1. Yankees. Long seen as the most logical destination for Sabathia, the big reason they balked at Santana was their reluctance to part with top pitching prospects Phil Hughes and Ian Kennedy. Since it’ll only cost them money (and draft choices), and Mike Mussina, Carl Pavano, Jason Giambi and Andy Pettitte could be coming off the books, they remain the favorite. A perfect replacement in case this is Pettitte’s last year, a real possibility.
Of course, Sabathia makes sense for the Yanks whether or not Pettitte continues his “one more year” shtick or not. The Yanks have money coming off the books, and one can never have too much starting pitching, let alone lefties in the Bronx.
The Yankees will go hard after Sabathia, and they need only give up money this time. It’s a match made in baseball heaven. All Carsten Charles needs to do is turn in another top season and avoid injury. The gold is waiting for him at the end of the rainbow.
Word out of Mets camp is that Carlos Delgado will attempt to play through a hip injury. Delgado, 35, is coming off his worse season in the Bigs and isn’t getting younger or much healthier. How does this impact the Yanks? Because the Mets will surely look at the Nationals’ Nick Johnson as a potential first base option, and Nats’ GM Jim Bowden knows this. It simply complicates the Nick Johnson sweepstakes that are raging in my head.
Yes, there’s a chance that baseball’s biggest head will get a shot with the Bombers. The Yanks have expressed interest in the 30-year-old outfielder. He’d give the team a right-handed bench option.
Of course, this would be on a minor league deal, so as with Ensberg and Lane, there is no risk. If you look how the roster breaks down, the Yanks have a couple of options for bench spots:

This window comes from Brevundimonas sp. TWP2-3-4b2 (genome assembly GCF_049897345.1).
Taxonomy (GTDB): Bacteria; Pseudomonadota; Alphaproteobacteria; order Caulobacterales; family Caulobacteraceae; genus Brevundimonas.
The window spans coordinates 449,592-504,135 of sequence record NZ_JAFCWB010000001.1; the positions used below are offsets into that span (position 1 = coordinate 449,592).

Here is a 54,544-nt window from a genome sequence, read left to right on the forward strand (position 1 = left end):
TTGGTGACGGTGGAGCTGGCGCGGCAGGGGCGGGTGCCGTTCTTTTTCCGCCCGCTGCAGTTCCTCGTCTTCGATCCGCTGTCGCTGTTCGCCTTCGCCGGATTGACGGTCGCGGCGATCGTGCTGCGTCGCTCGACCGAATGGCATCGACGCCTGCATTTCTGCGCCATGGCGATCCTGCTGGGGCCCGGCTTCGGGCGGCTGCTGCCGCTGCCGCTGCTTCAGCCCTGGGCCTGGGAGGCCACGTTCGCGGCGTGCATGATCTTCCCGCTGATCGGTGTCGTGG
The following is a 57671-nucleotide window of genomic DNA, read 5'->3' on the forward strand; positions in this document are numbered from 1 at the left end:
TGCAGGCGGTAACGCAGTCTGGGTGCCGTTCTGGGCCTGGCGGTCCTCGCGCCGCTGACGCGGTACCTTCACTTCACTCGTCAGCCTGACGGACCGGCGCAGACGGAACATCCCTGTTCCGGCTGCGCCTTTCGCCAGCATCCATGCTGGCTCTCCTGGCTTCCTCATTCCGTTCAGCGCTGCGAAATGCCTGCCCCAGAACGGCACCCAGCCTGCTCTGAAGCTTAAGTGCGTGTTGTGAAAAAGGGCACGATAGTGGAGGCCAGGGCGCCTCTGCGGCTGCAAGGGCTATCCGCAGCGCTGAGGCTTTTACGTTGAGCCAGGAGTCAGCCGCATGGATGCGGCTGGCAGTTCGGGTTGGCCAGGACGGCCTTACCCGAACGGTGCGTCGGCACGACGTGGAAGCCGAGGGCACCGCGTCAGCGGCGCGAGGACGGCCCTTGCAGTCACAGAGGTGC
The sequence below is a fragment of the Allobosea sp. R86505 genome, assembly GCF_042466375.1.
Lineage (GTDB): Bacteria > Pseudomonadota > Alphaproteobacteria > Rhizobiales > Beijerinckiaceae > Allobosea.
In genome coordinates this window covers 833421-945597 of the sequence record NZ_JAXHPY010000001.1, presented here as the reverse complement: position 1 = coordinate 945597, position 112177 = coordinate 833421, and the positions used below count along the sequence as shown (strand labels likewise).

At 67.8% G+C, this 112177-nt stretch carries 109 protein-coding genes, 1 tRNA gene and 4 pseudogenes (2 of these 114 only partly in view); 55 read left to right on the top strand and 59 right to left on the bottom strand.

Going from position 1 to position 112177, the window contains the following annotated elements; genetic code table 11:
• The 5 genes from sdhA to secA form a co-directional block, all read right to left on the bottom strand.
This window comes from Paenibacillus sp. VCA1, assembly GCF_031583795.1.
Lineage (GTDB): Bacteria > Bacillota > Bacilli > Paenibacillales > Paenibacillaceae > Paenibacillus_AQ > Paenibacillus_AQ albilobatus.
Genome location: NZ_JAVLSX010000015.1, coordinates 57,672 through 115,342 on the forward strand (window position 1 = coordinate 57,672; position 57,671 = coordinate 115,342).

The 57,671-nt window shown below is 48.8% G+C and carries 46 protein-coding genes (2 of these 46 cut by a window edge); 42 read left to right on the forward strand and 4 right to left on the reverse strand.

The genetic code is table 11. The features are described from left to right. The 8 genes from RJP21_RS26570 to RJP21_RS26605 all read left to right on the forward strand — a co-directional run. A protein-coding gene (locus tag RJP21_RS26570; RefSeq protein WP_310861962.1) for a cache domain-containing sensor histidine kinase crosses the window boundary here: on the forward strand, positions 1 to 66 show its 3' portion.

10. TBA – bullpen
11. TBA – bullpen
12. TBA – bullpen
25. TBA – bench
And even Shelley’s spot isn’t guaranteed. So you have him, Ensberg, Lane, Nick Green, and Mench going up for two spots. Plus, it gives the team some decent insurance options should the injury bug bite during Spring Training.
Caught this one on MLB Trade Rumors, so I thought I’d share it with you. As this post’s category makes clear, there are absolutely no teeth to this story. It’s just something to ponder while you have your Sunday morning OJ.
Apparently, the Yanks think a package of Chien-Ming Wang, IPK, and Melky will be enough to land Johan Santana. I think they’re nuts. Yes, the Twins are moving to an open-air stadium in 2009, so Wang’s difficulties on turf will become less of an issue. But it will still be an issue in 2008, so if the Twins plan to contend they might not be doing themselves the greatest service by picking up Wang. Mike has said it before and I agree completely: We’re not getting Santana without Joba or Hughes.
The source also mentions an interest in Aaron Rowand to take over for Melky. Does this mean we’ll see Abreu’s option declined? Not sure. It does create another log jam in the outfield, and I’m not sure Rowand is such a sure bet to fill it well. I’m not the biggest Melky fan (shocking), but I think he stands to put up as good a season as Rowand next year. The moral: Don’t overhype this guy because he’s coming off a career year. He’s had two such years in his career. The rest have been below average.
Still, you could do worse, I suppose. If all of those pieces fall into place, yeah, why not pick up Santana for those three and then sign Rowand? This, though, would almost require Pettitte to come back, since we’re going to need at least two 200-inning pitchers in the rotation. Having them both be lefties is something we haven’t seen in quite a while.